A Gilded Age Epic: The Construction of Penn Station and Its Tunnels
By Jill Jonnes
Viking Books / 368 pages / $27.95
In 1901, only one railroad came directly into Manhattan. The jewel in the crown of the Vanderbilt family, the New York Central ran along the Hudson, then crossed the Harlem River into the financial capital of the world. Ten other railroads ended their runs in New Jersey, then ferried passengers and packages into midtown.
Enter Alexander Cassatt, the seventh president of the Pennsylvania Railroad, the largest transportation corporation in the world. A "safe man, deliberate in considering, slow of judgment, patient in decision," according to the journalist Frank Spearman, Cassatt was capable "when action must come - of a tremendous initiative and follow-through." After considering a bridge across the Hudson, from Hoboken to West 23rd Street, Cassatt decided to build a system of tunnels connecting Manhattan to New Jersey and Long Island - and a massive terminal, grander than the Gare d'Orsay in Paris. Even if it took 10 years, cost $100 million and depressed the price of the company's stock. Even if he had to work through or run over Republican bosses and Tammany tigers to do it.
In Conquering Gotham, Jill Jonnes, a free-lance writer, draws on the voluminous records of the Pennsylvania Railroad to relate the "epic history" of Penn Station and its tunnels. She frames the narrative - in lush and lovely prose - as a classic conflict between the enlightened and the benighted, rational reformers and rogues. This approach is well-suited to the monumental feats of the project's engineers, led by Charles Jacobs, and architect Charles Follen McKim. But it distorts the politics of Penn Station.
Jonnes follows the "sandhogs" as they blasted their way through 16 miles of tunnels, coated iron tubes with two-foot thick inner walls of reinforced concrete, rushed to escape when structures flooded and, all too often, collapsed from "the bends" soon after they returned to the apparent safety of the sidewalks of New York. In 1908, all the tunnels were completed - and the engineers celebrated at a classy Manhattan restaurant, with jokes about a Tunnel Bowling League and a silly song, "The Pennsy Tunnels." But, Jonnes has discovered, as they toasted one another, the engineers knew that the tunnels were moving, rising and falling with the tides of the Hudson. It was an engineering gamble that paid off.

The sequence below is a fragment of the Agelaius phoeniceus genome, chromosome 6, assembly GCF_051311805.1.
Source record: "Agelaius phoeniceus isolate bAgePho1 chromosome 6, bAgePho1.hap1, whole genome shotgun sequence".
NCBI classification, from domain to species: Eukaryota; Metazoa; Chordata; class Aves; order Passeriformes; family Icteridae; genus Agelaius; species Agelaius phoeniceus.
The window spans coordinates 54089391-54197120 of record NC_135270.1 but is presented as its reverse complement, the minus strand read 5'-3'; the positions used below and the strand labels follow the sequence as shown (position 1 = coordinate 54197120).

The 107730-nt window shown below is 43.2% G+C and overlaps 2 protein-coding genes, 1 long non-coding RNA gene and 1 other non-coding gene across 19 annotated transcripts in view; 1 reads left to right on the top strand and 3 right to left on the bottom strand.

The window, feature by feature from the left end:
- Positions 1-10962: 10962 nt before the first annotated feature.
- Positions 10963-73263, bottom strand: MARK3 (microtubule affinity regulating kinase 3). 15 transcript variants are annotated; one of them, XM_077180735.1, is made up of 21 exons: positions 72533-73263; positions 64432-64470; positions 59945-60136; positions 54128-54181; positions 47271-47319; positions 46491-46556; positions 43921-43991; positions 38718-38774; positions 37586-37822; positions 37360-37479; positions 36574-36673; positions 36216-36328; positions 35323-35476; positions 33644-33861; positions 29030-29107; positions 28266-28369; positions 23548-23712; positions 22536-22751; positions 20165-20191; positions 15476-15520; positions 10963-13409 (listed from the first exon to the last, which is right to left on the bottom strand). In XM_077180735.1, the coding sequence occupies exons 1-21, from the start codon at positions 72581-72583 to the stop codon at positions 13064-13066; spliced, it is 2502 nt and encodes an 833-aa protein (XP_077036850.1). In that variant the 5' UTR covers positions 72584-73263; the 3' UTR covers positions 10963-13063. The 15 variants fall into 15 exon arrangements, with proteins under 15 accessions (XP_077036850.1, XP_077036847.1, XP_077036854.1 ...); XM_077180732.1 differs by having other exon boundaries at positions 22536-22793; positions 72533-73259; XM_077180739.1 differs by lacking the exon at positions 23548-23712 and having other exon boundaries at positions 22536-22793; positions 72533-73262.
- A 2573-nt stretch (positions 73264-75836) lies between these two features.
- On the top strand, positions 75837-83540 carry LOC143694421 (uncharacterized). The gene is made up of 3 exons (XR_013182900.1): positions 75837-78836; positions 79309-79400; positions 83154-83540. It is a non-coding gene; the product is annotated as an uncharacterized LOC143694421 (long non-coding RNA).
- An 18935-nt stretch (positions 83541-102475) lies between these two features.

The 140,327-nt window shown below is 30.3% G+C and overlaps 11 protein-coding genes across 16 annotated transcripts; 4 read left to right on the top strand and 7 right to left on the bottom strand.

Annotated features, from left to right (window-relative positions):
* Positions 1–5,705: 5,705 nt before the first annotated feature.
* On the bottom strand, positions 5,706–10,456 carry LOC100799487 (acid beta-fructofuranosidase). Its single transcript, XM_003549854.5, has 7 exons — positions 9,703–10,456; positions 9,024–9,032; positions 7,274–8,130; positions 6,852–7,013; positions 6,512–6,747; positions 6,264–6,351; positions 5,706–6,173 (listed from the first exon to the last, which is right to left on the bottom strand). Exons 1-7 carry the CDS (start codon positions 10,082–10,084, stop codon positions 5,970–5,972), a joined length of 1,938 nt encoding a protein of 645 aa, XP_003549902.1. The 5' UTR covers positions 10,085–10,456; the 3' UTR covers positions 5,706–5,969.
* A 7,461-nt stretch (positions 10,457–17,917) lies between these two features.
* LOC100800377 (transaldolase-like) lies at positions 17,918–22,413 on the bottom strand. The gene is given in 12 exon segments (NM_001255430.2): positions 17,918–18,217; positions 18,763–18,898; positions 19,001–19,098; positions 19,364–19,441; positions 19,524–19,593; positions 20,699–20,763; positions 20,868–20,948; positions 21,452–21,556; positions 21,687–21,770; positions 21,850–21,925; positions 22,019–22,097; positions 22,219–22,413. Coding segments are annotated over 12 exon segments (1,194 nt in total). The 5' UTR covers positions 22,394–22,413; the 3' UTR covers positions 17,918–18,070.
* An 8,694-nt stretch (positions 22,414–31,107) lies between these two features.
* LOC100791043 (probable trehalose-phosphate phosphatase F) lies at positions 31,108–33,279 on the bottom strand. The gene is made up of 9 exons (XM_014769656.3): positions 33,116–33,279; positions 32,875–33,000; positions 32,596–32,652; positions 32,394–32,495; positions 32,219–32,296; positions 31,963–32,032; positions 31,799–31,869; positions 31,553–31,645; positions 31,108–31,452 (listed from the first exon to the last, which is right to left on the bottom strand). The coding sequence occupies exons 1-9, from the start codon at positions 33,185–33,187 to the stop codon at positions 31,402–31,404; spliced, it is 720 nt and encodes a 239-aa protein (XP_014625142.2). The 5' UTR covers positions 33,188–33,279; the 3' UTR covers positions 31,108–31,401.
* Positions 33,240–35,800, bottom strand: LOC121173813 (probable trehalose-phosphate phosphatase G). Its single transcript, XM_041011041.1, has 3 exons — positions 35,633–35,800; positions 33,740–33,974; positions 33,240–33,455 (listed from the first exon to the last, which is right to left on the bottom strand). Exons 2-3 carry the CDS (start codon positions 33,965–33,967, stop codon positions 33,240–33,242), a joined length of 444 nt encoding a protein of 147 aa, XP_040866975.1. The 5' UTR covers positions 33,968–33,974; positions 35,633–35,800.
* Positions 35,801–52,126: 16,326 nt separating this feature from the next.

The design of Penn Station was far less dramatic, but no less impressive. Modeled on the Baths of Caracalla in Rome, with majestic Doric columns adorning its facade, Penn Station covered 7 1/2 acres. A city unto itself, the terminal had shops, offices, a medical clinic, a police station with a two-cell jail, waiting rooms for funeral parties, a grand stairway, 158 fountains and a breathtaking General Waiting Room. Charles McKim, the art historian Hilary Ballon suggests, had translated "the mundane business of boarding trains into a stately procession."
The construction of Penn Station and its tunnels, Jonnes believes, is a drama of civic redemption. Standing shoulder-to-shoulder with President Theodore Roosevelt, a heroic Alexander Cassatt enlisted "in an ongoing war over whether the United States will be an honorable republic or a corrupt plutocracy." "Utterly determined to proceed honorably," Cassatt granted pensions to Pennsylvania Railroad employees and gave workers earning less than $200 two 10 percent increases. While Tammanyites disdained constructive uses of government, "except as it might augment influence, patronage or boodle," Cassatt refused to pay bribes or make secret deals. And he prevailed: The Pennsylvania Railroad got its franchise from a once recalcitrant New York's Board of Aldermen and "paid no boodle."
Jonnes' Cassatt is too good to be true. Pensions and pay raises were not bestowed. They were wrung from management by employees with work stoppages and strikes. Nor did Cassatt grant an eight-hour day or prevailing wages to his workers in New York. And there is reason to believe that Cassatt greased some palms to persuade aldermen to reverse themselves. He hired the son of Republican boss Thomas Platt as counsel, at $10,000 a year. He granted the biggest excavation project in America to Isaac Hopper, the lowest bidder, then blinked as Charles Murphy, the chief sachem of Tammany Hall, got the job.
Cassatt had a fatal heart attack Dec. 28, 1906. And so he was present, but only as a bronze statue, more than three years later, when Penn Station opened. He's been bronzed as well in Conquering Gotham, though Jonnes is surely right that but for his foresight and courage - and the hard work of so many sandhogs - no train ever would have left the Pennsylvania Station.
Glenn C. Altschuler is the Thomas and Dorothy Litwin Professor of American Studies at Cornell University.